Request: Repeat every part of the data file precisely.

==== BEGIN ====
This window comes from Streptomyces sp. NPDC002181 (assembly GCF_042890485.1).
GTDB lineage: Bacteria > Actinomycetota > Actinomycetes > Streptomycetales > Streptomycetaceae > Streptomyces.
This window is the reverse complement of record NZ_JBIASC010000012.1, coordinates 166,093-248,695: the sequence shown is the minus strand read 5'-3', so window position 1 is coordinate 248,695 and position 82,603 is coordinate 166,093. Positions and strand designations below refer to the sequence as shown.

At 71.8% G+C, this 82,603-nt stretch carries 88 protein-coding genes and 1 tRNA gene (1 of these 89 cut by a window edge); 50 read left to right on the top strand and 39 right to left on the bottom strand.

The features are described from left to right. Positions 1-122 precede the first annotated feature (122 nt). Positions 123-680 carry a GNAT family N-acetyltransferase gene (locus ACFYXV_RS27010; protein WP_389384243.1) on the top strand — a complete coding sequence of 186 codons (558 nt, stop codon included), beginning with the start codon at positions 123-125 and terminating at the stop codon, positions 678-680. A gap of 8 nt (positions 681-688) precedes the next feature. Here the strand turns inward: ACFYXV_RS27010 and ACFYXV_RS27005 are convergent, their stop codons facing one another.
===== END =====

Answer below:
This window comes from Streptomyces sp. NPDC002181 (assembly GCF_042890485.1).
GTDB lineage: Bacteria > Actinomycetota > Actinomycetes > Streptomycetales > Streptomycetaceae > Streptomyces.
This window is the reverse complement of record NZ_JBIASC010000012.1, coordinates 166,093-248,695: the sequence shown is the minus strand read 5'-3', so window position 1 is coordinate 248,695 and position 82,603 is coordinate 166,093. Positions and strand designations below refer to the sequence as shown.

At 71.8% G+C, this 82,603-nt stretch carries 88 protein-coding genes and 1 tRNA gene (1 of these 89 cut by a window edge); 50 read left to right on the top strand and 39 right to left on the bottom strand.

The features are described from left to right. Positions 1-122 precede the first annotated feature (122 nt). Positions 123-680 carry a GNAT family N-acetyltransferase gene (locus ACFYXV_RS27010; protein WP_389384243.1) on the top strand — a complete coding sequence of 186 codons (558 nt, stop codon included), beginning with the start codon at positions 123-125 and terminating at the stop codon, positions 678-680. A gap of 8 nt (positions 681-688) precedes the next feature. Here the strand turns inward: ACFYXV_RS27010 and ACFYXV_RS27005 are convergent, their stop codons facing one another.